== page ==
Learning while leading – on and off the bike: Meet Lauren Hall
It’s not unusual to mention Lauren Hall in conversation and hear “I love her, she’s the best” in response.
The 2014 Gent-Wevelgem champion and captain of UnitedHealthcare Pro Cycling makes a lasting impression on everyone she meets. Her sunny smile, zest for competition and friendly disposition sets the Mississippi native apart from others on the start line. Hall is so respected in the women’s pro peloton, she was voted into the North Star Grand Prix Carla Swart Most Sportsmanlike jersey in 2016.
“I’m just myself,” Hall says. “I’m serious on the bike. I give respect as I ask for it. I have nothing to hide, no training secrets and I don’t mind answering any questions, because at some point, I’ve asked the same question. I want the peloton to have fun, so I don’t mind playing around in the group a bit when things aren’t serious. I want to grow US women’s cycling, so I will help out however I can if anyone is willing to ask.”
Over the years of playing collegiate and semi-pro soccer, Hall learned, within the white lines of the field, she wants to push her teammates to their limits. However, once the white line is crossed and practice is over, her teammates are the ones she wants to hang out with, laugh and tell jokes.
“When I’m on the bike, I do the same,” says Hall, who turned to cycling a few years after her professional soccer career didn’t pan out. “My teammates will expect me to fight for position and do whatever they need. I ask the same in return. The same goes for our competitors. I expect them to bring everything they have at us and when we are off the bike we can be friends, laugh and hang out. At the end of the day cycling will be gone and it’s the relationships that are left.”
Hall considers family the most important part of her life and looks to them for guidance, especially in her cycling career. Growing up with a grandfather who was an All American in college and Rookie of the Year for the NFL, Hall’s immensely proud of his accomplishments and wants to emulate his legacy. Her father is another huge role model.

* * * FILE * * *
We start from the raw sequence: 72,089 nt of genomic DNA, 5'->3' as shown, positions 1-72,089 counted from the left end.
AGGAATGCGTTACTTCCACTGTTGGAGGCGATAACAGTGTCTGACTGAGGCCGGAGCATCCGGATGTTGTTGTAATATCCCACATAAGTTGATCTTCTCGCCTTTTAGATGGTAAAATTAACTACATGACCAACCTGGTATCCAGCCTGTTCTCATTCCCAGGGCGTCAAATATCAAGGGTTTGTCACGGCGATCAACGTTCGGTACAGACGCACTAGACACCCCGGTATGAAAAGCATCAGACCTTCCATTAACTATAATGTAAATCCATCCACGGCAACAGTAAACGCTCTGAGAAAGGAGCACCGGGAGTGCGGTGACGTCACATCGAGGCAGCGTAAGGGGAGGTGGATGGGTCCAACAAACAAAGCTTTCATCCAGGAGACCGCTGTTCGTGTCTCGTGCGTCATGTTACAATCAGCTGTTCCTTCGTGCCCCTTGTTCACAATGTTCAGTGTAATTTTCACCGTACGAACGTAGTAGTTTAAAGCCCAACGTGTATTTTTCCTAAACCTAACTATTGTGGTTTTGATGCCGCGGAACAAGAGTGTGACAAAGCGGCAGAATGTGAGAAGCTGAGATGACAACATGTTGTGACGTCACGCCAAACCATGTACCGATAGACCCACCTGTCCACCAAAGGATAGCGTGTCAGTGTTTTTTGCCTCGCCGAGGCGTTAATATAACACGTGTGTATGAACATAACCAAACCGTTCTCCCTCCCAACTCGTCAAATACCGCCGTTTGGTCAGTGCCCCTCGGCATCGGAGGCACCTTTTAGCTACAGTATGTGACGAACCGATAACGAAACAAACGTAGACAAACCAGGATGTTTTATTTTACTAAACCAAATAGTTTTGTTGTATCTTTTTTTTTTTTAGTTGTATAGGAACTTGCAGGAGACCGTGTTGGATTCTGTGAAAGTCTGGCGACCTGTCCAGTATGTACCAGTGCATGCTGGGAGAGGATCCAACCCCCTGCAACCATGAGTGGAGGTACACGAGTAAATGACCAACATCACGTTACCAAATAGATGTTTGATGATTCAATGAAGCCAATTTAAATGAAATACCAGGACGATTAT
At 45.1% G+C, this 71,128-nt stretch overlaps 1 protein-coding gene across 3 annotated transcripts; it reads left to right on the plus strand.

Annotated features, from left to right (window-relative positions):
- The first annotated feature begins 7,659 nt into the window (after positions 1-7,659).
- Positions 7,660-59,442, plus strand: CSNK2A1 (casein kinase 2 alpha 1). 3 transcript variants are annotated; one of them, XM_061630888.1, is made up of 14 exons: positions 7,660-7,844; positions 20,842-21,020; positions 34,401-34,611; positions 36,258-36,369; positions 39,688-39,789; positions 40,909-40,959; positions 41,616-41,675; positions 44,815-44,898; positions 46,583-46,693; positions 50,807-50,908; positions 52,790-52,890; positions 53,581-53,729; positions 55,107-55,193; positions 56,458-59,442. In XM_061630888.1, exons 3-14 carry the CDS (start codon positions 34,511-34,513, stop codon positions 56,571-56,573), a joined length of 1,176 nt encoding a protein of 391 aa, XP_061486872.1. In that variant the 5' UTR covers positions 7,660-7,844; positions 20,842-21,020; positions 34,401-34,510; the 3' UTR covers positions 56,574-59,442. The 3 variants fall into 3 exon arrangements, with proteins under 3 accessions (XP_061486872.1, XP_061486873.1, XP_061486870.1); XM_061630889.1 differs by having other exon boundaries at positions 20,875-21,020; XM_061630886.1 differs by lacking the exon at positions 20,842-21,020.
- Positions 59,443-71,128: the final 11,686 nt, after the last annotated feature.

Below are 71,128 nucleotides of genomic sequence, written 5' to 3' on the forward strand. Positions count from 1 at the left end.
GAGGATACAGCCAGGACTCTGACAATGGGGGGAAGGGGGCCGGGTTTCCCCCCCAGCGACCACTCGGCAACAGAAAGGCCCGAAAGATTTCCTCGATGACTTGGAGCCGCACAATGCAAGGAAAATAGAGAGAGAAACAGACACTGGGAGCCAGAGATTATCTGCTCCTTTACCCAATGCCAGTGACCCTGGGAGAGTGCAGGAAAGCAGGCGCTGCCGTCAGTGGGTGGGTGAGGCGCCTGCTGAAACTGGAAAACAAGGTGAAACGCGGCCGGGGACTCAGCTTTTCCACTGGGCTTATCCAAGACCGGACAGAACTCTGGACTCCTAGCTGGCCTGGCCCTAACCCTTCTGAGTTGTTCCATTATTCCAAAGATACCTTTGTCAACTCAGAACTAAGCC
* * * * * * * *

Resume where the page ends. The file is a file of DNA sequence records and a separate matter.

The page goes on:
“My dad, nothing bothers him, nothing ruffles his feathers,” Hall says. “I try to draw from that because even the best of plans that don’t work out, he can see another way, another plan or plan B. Sometimes I get so focused I can’t see around the problem in front of me. I look to my dad as an example and often I say to myself, ‘What would dad do?’”
And one of those times Hall needed her father’s inspiration came soon after the highest point of her career. It wasn’t a single race, or frustrating training session, it was one long year of bad fortune. After winning Gent Wevelgem in 2014, Hall was headed in the right direction to make the long list for the Olympics the next year.
“I had a great 2014 and was putting a ton of pressure on myself for 2015,” Hall says. “Guess how that played out? Not well. The year started great. I won two stages in the Tour of New Zealand and actually wore my first ever leader’s jersey for a day, but I crashed hard in Belgium that spring. Nothing broken, but I was concussed.”